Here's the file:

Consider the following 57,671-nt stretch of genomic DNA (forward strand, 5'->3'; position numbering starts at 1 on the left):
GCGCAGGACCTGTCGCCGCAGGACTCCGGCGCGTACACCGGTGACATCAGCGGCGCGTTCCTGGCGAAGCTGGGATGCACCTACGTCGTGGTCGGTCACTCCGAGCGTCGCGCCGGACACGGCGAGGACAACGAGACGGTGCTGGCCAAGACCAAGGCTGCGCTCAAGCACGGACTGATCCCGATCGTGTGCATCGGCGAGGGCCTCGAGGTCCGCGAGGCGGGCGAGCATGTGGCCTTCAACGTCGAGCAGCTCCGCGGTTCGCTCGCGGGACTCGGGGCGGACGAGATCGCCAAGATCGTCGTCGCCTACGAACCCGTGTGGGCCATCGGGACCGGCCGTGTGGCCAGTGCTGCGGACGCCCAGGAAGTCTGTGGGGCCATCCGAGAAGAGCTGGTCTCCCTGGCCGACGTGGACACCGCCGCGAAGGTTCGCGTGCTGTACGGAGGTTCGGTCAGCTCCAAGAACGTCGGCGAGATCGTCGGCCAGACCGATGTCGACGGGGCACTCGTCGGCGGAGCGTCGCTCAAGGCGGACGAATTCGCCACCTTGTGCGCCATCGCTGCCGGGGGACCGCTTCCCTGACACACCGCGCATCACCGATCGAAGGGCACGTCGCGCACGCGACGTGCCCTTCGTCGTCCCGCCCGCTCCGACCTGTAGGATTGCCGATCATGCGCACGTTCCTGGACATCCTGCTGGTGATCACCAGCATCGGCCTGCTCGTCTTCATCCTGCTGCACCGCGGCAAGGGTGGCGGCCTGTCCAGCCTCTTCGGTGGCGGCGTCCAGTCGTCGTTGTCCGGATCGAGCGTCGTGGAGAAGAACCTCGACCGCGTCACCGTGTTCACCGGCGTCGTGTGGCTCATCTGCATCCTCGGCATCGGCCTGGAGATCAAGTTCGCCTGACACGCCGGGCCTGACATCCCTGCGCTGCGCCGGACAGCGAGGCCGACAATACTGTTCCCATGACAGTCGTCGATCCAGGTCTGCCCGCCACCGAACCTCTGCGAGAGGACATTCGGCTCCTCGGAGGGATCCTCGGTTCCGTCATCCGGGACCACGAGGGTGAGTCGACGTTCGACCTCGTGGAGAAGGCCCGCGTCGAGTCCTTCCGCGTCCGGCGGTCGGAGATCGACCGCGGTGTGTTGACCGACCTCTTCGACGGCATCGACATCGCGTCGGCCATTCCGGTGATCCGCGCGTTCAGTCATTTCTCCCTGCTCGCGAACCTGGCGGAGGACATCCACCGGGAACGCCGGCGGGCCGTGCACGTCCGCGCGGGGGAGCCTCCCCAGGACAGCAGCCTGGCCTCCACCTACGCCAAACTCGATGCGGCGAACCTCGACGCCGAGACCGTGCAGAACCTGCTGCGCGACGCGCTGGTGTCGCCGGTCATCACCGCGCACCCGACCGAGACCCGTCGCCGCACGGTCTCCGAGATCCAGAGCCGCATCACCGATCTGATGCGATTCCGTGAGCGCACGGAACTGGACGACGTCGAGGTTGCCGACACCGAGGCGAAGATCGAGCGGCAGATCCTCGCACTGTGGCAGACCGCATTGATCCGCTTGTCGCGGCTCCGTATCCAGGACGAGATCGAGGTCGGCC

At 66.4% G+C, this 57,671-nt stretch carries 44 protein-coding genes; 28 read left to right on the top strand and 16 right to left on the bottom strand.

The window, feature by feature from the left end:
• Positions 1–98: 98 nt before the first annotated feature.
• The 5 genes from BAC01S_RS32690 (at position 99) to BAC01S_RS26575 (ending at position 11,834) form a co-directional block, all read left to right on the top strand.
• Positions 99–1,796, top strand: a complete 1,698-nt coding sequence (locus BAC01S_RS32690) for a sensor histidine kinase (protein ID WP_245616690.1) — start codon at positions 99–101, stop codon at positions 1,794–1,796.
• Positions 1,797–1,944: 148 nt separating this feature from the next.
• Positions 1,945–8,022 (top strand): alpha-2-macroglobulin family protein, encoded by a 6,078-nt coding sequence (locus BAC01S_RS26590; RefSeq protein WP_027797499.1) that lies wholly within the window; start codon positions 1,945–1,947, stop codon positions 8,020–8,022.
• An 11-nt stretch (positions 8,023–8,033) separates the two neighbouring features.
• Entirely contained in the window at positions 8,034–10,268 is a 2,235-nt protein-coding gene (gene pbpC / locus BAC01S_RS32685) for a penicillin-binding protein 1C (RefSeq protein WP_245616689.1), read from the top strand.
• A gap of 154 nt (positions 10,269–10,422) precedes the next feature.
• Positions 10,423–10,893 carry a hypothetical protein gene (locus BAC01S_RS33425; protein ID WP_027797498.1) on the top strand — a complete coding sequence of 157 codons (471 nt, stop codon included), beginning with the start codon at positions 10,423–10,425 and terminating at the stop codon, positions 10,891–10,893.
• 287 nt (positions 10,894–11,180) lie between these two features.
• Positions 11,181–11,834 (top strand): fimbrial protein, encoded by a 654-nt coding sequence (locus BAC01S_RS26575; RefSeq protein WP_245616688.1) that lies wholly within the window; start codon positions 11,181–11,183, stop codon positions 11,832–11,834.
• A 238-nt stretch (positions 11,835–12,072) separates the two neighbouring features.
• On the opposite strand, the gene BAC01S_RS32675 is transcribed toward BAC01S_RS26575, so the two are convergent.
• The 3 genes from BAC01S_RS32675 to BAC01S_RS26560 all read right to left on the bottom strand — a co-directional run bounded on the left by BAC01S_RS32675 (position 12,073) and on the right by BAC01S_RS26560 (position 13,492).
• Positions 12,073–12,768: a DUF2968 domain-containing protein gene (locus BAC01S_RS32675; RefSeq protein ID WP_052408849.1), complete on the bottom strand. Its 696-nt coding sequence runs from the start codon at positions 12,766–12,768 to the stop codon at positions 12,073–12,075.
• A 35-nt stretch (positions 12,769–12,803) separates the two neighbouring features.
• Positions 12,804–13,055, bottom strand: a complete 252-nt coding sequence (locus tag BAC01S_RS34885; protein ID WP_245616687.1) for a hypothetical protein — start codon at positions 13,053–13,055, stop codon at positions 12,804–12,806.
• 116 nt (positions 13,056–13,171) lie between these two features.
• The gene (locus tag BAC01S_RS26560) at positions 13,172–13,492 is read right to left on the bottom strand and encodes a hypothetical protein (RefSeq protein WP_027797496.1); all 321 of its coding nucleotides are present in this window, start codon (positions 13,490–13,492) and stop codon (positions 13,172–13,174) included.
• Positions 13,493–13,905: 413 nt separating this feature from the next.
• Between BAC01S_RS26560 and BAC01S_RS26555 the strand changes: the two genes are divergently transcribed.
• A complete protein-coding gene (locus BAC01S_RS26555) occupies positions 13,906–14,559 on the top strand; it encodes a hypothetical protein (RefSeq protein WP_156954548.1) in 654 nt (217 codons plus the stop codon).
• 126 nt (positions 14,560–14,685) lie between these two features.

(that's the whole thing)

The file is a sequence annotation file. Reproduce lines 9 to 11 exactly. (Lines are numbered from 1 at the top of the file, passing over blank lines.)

• Positions 1,945–8,022 (top strand): alpha-2-macroglobulin family protein, encoded by a 6,078-nt coding sequence (locus BAC01S_RS26590; RefSeq protein WP_027797499.1) that lies wholly within the window; start codon positions 1,945–1,947, stop codon positions 8,020–8,022.
• An 11-nt stretch (positions 8,023–8,033) separates the two neighbouring features.
• Entirely contained in the window at positions 8,034–10,268 is a 2,235-nt protein-coding gene (gene pbpC / locus BAC01S_RS32685) for a penicillin-binding protein 1C (RefSeq protein WP_245616689.1), read from the top strand.